Clinical Implications and Limitations

CLINICAL IMPLICATIONS

  1. The mean performance of psychiatric patients on IQ tests is relatively low and evaluation of cognitive function should be an integrated aspect of thorough clinical assessment.

  2. Low premorbid IQ is associated not only with schizophrenia and related disorders, but also with several broad diagnostic categories, including alcohol and substance misuse.

  3. In individual patients poor cognitive function does not necessarily reflect effects of mental disorders (e.g. alcohol misuse), but may rather reflect low premorbid IQ.

LIMITATIONS

  1. The study was register-based; only patients admitted to hospital were included and the diagnostic categories were based on hospital diagnoses.

  2. The study investigated an all-male sample; it is not known to what extent the results may be generalised to female psychiatric patients.

  3. For diagnostic categories such as mood disorders and neuroses and related disorders, sample sizes were too small to permit definitive conclusions about the potential association with IQ.

Acknowledgements

This study has been supported by United States Public Health Service (USPHS) grants HD17655 and HD20263 from the National Institute of Child Health and Human Development to J.M.R.; USPHS grant DA05056 from the National Institute on Drug Abuse to J.M.R.; Sygekassernes Helsefond (Health Insurance Foundation) grant to H.J.S.; grant 9700093 from the Danish Research Councils as well as grant 1400/2-4-1997 from the Danish National Board of Health to E.L.M.

Thanks are due to Vibeke Munk, MA, for help with the manuscript and critical comments.

Footnotes

Declaration of interest

None. Funding detailed in Acknowledgements.

References

Boog, G. (2004) Obstetrical complications and subsequent schizophrenia in adolescent and young adult offsprings: is there a relationship? European Journal of Obstetrics and Gynecology and Reproductive Biology, 114, 130136.CrossRefGoogle Scholar
Bradshaw, J. L. (2001) Developmental Disorders of the Frontostriatal System. Hove: Psychology Press.Google Scholar
Cannon, M., Walsh, E., Hollis, C., et al (2001) Predictors of later schizophrenia and affective psychosis among attendees at a child psychiatry department. British Journal of Psychiatry, 178, 420426.CrossRefGoogle Scholar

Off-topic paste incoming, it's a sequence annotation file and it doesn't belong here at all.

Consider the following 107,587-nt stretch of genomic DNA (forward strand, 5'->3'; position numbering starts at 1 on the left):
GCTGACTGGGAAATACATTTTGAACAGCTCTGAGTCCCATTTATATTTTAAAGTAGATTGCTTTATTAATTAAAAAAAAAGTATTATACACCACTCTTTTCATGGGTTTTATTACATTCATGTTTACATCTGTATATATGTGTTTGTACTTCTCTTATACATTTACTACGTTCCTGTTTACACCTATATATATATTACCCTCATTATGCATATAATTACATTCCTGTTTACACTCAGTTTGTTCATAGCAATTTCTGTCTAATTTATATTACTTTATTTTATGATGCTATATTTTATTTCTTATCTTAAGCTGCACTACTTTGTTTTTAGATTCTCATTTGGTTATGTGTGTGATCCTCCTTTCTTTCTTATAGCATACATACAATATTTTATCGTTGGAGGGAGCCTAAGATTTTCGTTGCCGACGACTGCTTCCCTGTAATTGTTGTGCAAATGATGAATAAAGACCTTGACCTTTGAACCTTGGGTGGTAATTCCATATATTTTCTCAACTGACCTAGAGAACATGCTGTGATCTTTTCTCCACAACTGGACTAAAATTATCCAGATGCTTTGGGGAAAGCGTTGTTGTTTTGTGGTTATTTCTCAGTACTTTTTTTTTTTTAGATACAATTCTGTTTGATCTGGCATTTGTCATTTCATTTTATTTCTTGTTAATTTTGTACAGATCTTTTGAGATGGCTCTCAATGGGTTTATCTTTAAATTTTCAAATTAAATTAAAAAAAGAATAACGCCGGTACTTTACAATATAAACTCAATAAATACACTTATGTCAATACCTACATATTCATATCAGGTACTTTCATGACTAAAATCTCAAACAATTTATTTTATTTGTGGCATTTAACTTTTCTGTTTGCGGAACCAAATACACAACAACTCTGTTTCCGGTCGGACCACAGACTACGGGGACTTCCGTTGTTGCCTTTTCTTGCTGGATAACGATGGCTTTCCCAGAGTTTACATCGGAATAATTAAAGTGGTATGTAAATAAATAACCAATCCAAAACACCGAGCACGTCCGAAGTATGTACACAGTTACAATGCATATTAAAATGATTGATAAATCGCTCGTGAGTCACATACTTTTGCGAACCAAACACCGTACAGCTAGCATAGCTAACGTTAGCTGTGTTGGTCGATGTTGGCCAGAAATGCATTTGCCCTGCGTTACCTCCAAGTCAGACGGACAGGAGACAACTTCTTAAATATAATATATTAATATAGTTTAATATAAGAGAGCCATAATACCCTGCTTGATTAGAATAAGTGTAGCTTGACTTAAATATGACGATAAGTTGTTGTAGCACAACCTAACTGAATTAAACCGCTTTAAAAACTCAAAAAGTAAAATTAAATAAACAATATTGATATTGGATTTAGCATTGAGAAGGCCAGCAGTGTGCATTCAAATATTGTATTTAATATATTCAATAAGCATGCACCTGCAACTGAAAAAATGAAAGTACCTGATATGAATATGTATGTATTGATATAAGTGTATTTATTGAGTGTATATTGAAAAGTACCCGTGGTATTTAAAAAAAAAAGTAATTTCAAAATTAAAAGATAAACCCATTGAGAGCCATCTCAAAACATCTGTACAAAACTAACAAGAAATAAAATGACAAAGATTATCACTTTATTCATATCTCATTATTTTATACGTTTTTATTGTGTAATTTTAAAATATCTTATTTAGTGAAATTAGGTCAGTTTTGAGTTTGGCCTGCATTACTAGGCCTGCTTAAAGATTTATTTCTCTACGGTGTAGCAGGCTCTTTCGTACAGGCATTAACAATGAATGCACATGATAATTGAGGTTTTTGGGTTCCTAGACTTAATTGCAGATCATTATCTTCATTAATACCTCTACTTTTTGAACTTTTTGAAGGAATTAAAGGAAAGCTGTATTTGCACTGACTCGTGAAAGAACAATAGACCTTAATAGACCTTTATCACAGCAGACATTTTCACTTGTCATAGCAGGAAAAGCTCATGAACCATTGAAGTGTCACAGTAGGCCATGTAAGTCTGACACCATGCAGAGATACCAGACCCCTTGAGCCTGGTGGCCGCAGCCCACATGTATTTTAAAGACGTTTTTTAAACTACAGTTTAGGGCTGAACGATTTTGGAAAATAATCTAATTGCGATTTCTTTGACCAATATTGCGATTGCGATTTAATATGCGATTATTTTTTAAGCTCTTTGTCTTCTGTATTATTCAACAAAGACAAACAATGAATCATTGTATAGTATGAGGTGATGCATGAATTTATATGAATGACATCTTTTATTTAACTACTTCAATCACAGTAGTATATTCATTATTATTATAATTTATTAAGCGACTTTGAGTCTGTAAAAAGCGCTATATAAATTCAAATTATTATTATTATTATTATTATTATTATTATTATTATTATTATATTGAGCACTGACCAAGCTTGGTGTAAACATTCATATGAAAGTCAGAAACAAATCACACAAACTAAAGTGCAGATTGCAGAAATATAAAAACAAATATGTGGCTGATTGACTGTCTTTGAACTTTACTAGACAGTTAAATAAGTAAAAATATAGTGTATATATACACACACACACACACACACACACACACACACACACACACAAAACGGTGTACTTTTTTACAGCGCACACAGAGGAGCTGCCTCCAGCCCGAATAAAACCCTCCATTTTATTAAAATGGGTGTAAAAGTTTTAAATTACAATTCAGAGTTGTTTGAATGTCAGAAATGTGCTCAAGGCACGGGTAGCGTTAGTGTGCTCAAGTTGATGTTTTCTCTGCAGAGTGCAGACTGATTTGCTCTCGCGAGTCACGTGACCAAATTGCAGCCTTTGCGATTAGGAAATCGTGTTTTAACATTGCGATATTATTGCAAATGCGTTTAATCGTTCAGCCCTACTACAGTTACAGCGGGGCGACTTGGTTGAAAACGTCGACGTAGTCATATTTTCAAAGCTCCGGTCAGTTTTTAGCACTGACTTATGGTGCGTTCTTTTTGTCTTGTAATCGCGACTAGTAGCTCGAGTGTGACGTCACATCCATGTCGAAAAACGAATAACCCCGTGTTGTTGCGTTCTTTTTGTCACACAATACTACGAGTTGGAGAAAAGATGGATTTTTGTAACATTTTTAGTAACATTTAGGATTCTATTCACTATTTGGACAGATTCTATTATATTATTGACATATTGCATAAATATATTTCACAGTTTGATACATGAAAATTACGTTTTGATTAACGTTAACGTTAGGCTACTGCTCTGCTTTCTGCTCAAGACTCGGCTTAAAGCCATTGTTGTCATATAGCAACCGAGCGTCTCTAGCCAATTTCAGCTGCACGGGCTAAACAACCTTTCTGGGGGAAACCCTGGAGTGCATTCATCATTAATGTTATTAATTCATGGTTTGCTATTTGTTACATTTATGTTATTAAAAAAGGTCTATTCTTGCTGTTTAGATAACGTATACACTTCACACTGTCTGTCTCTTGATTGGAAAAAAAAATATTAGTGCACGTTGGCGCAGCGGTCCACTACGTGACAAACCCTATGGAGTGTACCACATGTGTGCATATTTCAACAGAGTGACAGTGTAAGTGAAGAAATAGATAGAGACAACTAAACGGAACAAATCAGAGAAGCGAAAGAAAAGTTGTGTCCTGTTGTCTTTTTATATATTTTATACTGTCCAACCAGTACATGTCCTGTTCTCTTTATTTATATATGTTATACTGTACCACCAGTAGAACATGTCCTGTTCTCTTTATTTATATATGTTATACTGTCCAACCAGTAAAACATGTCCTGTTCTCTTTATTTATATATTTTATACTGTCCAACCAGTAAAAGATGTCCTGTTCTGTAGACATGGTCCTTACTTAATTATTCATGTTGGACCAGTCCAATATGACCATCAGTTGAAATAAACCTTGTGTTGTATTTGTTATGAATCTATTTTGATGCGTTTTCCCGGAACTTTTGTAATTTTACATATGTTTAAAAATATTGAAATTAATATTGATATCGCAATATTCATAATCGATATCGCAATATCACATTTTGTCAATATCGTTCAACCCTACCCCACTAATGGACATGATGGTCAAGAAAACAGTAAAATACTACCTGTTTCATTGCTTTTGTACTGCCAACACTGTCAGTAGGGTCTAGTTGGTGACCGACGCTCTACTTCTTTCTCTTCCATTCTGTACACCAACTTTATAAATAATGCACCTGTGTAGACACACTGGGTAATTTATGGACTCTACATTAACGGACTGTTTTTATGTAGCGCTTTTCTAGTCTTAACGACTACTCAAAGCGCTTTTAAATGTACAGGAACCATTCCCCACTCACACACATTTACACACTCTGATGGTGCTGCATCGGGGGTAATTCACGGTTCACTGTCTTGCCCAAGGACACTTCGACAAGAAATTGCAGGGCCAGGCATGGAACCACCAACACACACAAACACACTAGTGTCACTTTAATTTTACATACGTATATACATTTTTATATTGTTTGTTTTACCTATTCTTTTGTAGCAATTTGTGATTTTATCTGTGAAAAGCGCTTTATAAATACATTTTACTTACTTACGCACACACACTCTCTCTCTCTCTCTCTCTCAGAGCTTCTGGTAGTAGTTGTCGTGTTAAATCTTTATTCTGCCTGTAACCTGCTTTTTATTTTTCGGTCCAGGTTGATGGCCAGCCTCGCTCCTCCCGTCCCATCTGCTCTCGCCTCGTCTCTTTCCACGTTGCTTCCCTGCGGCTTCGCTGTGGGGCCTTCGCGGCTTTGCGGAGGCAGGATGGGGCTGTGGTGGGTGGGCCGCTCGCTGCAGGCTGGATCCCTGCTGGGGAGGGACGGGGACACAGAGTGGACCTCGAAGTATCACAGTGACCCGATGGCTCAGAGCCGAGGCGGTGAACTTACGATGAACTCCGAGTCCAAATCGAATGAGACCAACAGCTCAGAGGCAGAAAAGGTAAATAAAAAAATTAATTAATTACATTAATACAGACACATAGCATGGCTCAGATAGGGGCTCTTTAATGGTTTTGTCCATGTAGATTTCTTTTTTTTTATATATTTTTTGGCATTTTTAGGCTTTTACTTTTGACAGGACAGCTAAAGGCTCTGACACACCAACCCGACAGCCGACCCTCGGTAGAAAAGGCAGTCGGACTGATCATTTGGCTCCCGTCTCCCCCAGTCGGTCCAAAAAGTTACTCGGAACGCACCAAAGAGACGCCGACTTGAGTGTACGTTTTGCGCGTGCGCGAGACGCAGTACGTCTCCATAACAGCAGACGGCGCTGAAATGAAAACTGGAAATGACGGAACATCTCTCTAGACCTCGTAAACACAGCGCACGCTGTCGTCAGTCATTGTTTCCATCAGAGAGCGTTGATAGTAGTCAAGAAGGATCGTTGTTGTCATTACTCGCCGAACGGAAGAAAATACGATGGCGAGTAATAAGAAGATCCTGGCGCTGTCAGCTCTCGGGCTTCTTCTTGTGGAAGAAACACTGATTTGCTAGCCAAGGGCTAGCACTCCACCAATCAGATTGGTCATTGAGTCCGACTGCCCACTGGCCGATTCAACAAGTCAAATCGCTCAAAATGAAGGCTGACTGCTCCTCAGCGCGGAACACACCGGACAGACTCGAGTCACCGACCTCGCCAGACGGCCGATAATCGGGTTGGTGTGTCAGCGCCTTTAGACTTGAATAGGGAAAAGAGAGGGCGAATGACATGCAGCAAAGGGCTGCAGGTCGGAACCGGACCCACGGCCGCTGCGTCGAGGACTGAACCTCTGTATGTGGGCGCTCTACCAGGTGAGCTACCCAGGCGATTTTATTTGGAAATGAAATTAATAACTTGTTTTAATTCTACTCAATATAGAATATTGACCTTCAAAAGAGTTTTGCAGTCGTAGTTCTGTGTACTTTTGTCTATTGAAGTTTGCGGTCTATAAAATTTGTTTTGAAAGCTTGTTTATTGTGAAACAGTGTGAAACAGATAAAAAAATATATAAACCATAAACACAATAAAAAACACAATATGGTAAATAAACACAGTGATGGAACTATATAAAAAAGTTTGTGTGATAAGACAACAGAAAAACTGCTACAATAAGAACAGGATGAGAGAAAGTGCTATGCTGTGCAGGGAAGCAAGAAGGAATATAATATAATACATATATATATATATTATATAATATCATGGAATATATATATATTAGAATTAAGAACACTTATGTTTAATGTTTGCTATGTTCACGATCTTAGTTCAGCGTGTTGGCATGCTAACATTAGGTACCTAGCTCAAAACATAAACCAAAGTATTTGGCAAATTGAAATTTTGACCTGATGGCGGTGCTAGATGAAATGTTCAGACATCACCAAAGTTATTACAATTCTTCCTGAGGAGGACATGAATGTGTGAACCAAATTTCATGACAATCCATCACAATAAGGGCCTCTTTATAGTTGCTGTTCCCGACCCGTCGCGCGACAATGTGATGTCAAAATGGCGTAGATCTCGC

Caspi, A., Moffit, T. E., Newman, D. L., et al (1996) Behavioural observations at age 3 years predict adult psychiatric disorders. Archives of General Psychiatry, 53, 10331039.CrossRefGoogle Scholar
David, A. S., Malmberg, A., Brandt, L., et al (1997) IQ and risk for schizophrenia: a population-based cohort study. Psychological Medicine, 27, 13111323.CrossRefGoogle ScholarPubMed
Davidson, M., Reichenberg, A., Rabinowitz, J., et al (1999) Behavioral and intellectual markers for schizophrenia in apparently healthy male adolescents. American Journal of Psychiatry, 156, 13281335.Google ScholarPubMed
Gottfredson, L. S. (2002) g: Highly general and highly practical. In The General Factor of Intelligence – How General Is It? (eds Sternberg, R. J. & Grigorenko, E. L.), pp. 331380. London: Lawrence Erlbaum.Google Scholar
Gunnell, D., Harrison, G., Rasmussen, F., et al (2002) Associations between premorbid intellectual performance, early life exposures and early-onset schizophrenia: cohort study. British Journal of Psychiatry, 181, 298305.CrossRefGoogle ScholarPubMed
Jones, P., Rodgers, B., Murray, R., et al (1994) Child developmental risk factors for adult schizophrenia in the British 1946 birth cohort. Lancet, 344, 13981402.CrossRefGoogle ScholarPubMed
Kandel, E., Mednick, S. A., Kirkegaard-Sorensen, L., et al (1988) IQ as a protective factor for subjects at high risk for antisocial behavior. Journal of Consulting and Clinical Psychology, 56, 224226.CrossRefGoogle ScholarPubMed
Lewis, G., David, A. S., Malmberg, A., et al (2000) Non-psychotic psychiatric disorder and subsequent risk of schizophrenia: cohort study. British Journal of Psychiatry, 177, 416420.CrossRefGoogle ScholarPubMed